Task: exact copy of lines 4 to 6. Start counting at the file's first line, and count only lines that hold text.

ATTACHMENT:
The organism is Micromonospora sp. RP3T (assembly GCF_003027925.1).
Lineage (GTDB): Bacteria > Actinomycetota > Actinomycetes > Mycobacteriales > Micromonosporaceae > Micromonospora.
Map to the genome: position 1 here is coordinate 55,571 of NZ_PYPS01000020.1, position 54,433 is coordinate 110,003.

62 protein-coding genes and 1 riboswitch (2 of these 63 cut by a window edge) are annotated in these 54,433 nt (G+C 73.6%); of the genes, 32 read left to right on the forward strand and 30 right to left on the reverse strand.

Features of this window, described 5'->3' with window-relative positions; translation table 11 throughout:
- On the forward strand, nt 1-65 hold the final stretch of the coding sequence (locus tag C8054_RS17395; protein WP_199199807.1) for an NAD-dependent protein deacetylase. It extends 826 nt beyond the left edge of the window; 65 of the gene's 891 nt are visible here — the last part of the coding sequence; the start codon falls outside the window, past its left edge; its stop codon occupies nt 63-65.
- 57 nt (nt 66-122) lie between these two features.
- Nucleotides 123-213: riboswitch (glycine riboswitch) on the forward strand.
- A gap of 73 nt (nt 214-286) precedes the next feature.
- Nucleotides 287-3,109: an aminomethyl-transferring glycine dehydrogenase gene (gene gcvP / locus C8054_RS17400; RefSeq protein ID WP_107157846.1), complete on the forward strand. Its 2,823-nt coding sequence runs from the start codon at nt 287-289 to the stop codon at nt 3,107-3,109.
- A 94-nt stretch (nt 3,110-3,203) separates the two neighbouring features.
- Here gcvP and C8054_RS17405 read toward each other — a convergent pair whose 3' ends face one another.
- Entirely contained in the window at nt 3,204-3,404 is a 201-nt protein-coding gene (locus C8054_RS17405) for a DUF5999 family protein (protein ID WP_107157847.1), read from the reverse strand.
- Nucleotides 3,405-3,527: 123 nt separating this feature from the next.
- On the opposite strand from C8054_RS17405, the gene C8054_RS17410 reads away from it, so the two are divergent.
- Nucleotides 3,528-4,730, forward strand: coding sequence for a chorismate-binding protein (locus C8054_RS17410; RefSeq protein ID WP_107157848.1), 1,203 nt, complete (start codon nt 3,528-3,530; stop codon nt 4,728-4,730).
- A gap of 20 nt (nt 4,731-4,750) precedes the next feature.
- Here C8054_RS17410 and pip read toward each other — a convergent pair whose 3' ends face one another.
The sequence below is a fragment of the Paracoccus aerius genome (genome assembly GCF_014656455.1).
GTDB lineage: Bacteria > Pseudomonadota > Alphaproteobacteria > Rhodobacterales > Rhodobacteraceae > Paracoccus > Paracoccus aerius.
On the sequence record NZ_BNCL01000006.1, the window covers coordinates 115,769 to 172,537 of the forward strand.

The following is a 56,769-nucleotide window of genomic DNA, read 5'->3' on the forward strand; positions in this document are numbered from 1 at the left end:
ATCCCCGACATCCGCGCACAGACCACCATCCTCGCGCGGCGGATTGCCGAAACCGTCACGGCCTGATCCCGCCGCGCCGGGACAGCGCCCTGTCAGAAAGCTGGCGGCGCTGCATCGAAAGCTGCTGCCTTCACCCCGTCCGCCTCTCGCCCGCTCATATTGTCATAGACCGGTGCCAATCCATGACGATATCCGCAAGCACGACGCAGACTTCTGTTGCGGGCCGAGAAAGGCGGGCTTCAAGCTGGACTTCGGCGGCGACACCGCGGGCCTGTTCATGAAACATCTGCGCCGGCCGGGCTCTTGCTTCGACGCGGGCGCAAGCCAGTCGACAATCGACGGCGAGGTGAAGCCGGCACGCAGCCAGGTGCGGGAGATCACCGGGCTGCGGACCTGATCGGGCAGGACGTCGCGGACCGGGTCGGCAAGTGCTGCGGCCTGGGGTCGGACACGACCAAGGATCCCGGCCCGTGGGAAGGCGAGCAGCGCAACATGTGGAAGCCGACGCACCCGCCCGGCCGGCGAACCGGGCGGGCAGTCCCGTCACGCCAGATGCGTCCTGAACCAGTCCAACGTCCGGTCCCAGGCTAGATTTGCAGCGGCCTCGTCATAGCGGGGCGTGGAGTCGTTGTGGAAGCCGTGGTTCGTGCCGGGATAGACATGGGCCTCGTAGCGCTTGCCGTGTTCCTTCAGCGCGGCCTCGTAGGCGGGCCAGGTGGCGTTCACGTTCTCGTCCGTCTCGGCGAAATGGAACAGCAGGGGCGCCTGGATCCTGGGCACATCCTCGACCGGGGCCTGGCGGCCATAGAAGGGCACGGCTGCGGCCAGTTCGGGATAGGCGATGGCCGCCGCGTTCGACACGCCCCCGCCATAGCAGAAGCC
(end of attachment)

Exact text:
62 protein-coding genes and 1 riboswitch (2 of these 63 cut by a window edge) are annotated in these 54,433 nt (G+C 73.6%); of the genes, 32 read left to right on the forward strand and 30 right to left on the reverse strand.

Features of this window, described 5'->3' with window-relative positions; translation table 11 throughout:
- On the forward strand, nt 1-65 hold the final stretch of the coding sequence (locus tag C8054_RS17395; protein WP_199199807.1) for an NAD-dependent protein deacetylase. It extends 826 nt beyond the left edge of the window; 65 of the gene's 891 nt are visible here — the last part of the coding sequence; the start codon falls outside the window, past its left edge; its stop codon occupies nt 63-65.